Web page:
Digg’s 20 Questions: a Town Hall Recap
Digg just held it’s first town hall and while there were some ustream issues, especially with the audio, I think there were quite a few interesting nuggets of information disclosed and a few questions conspicuously dodged. I was intending to live blog the event but that ustream didn’t seem to like that idea much. In any case, here’s my down and dirty recap for those of you that don’t want to listen to the entire hour and 15 minute show.
Update: I’ll go ahead and embed the video as well. I included the time tags so you can just scroll directly to the questions if you’d like. Enjoy!
7.5 minutes in and we get our first question. Jay says they absolutely do not have moderators. They have one “site admin” on shift at a time and they just deal with stuff that breaks the terms of service. The “auto-bury” function is simply code targeting spam. I guess the different definitions of spam is where we run into the issue. I’m sorry but I simply don’t accept the claim that sites like Copyblogger, JohnChow, and others are “spam.”
13 minutes – The new buzz word “diverse” makes its first appearance of the night. Kevin and Jay both mention that if you have the same group of users digging your content all the time those diggs don’t count as much and it will take a higher number of diggs for your story to hit the front page. Now correct me if I’m wrong but isn’t the point of a “social” site to connect people? In fact, they encourage us to find other people that often submit stories we like. However, if you make that next logical step of following that person and digging a lot of their stories, well sorry but your vote won’t count as much. More on this later…
17 minutes – Search and dupe detection gets some much deserved attention. They realize there are issues and they are working on fixing it. While that’s great, Digg doesn’t have the best track record on timely releases or fixes. If you get frustrated when people say it’s being looked at or worked on just stop reading now. Trust me, it’s for the better.
19.5 minutes – Super user Mr. Baby Man asks for a Digg forum. They say yes, but you guessed it, they’re working on it. Maybe I’m just cynical but is this beginning to sound like the MLB Congressional hearings for any other baseball fans? Jay goes on to say that there will be different forums for different things such as development, help and trouble shooting, etc.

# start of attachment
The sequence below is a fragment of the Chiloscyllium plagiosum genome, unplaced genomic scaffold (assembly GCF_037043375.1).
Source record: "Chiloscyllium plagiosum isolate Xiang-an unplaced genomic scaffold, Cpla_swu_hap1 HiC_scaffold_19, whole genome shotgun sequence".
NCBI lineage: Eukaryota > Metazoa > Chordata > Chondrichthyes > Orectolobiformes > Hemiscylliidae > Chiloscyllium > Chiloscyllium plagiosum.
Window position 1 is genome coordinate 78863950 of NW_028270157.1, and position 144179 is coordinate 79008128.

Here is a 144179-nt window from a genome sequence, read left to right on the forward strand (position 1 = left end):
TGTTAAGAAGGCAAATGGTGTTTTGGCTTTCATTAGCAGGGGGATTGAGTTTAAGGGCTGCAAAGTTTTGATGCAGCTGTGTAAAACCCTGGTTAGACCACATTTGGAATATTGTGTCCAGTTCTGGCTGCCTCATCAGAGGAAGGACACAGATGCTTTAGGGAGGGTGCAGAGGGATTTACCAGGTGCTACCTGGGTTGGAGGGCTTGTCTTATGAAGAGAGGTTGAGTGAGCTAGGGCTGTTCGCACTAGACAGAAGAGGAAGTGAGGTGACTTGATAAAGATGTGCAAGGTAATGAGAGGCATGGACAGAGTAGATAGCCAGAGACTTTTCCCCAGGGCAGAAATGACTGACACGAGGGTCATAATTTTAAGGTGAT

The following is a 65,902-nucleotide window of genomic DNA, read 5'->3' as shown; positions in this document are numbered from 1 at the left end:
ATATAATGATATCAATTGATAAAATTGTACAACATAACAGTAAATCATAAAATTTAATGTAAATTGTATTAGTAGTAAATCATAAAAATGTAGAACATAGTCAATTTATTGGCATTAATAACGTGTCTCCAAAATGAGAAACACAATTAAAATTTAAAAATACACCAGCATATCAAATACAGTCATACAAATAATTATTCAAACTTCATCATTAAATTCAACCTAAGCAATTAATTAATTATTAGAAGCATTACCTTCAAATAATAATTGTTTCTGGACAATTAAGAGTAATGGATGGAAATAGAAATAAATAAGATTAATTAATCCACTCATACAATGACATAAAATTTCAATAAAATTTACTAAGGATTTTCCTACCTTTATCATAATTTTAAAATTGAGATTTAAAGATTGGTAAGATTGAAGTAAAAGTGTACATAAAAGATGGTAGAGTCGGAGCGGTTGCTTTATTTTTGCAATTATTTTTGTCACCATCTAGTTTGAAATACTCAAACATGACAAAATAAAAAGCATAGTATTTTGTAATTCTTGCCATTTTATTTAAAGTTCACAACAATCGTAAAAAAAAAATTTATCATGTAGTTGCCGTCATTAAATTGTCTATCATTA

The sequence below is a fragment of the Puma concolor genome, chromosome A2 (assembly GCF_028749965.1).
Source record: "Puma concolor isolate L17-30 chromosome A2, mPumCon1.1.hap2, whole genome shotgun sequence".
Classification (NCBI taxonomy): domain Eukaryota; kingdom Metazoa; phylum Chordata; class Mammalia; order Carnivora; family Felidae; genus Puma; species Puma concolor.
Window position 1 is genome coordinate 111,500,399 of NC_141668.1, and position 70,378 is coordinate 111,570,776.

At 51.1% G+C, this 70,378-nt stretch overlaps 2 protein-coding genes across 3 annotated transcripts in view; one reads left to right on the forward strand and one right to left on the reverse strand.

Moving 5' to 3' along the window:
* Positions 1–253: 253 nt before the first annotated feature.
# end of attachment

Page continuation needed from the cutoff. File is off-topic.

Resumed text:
21 minutes – A question asked by yours truly is tap-toed around. The question was pretty broad ranging but the main point was about the high threshold for stories to hit the front page. Diversity makes another appearance and Jay assures me that it’s not just based on the topics etc. They also point to stories that hit the front page with as few as 40 diggs to show that the new algo doesn’t penalize anyone. I’m beginning to wonder if they have some drinking game with the digg staffers involving the word diversity.
24:50 minutes in – The infamous bury brigade makes its first appearance on the show. The question asks for transparent buries and Jay basically says that while they’re still open to the idea, they aren’t going to do it just yet. In fact, Jay asks for more buries. Kevin says that he didn’t want it to get into a back and forth, tit-for-tat type thing. They ARE going to show the number of thumbs up and thumbs down on comments as a test. To me that’s huge news. I personally would love to see the buries be transparent and that sounds like a reasonable step in that direction.
The recorded version breaks into a second video right at the 27 minute mark.
2:15 in to the second video – New comment system coming in April. Thank GOODNESS! As if that weren’t enough, you’ll be able to delete your old comments! Awesome. This will fix what has been a fairly big annoyance and it’s nice to see it addressed.
5:30 – Is Digg up for sale? No comment. They explain how often they get asked that question but come on guys, if it were that big of a deal, why not just answer it once and be done with it. I think this a lot like pleading the 5th, you only do it if you have something to hide, so my guess is yes, Digg is up for sale.
7 min in – Bugs in profile activity is asked about. Apparently there was a fix pushed out within the past few days, although I hadn’t been encountering the issue so I can’t really speak to this one.
8:50 – A delete all shouts option is requested and once again I couldn’t agree more. Once again, “over time” they consider requests like this. Dear GAWD man how many people have to request this before it’s just done? I’m sorry but if you don’t have the manpower just hire more programmers. Didn’t you guys get millions in funding etc?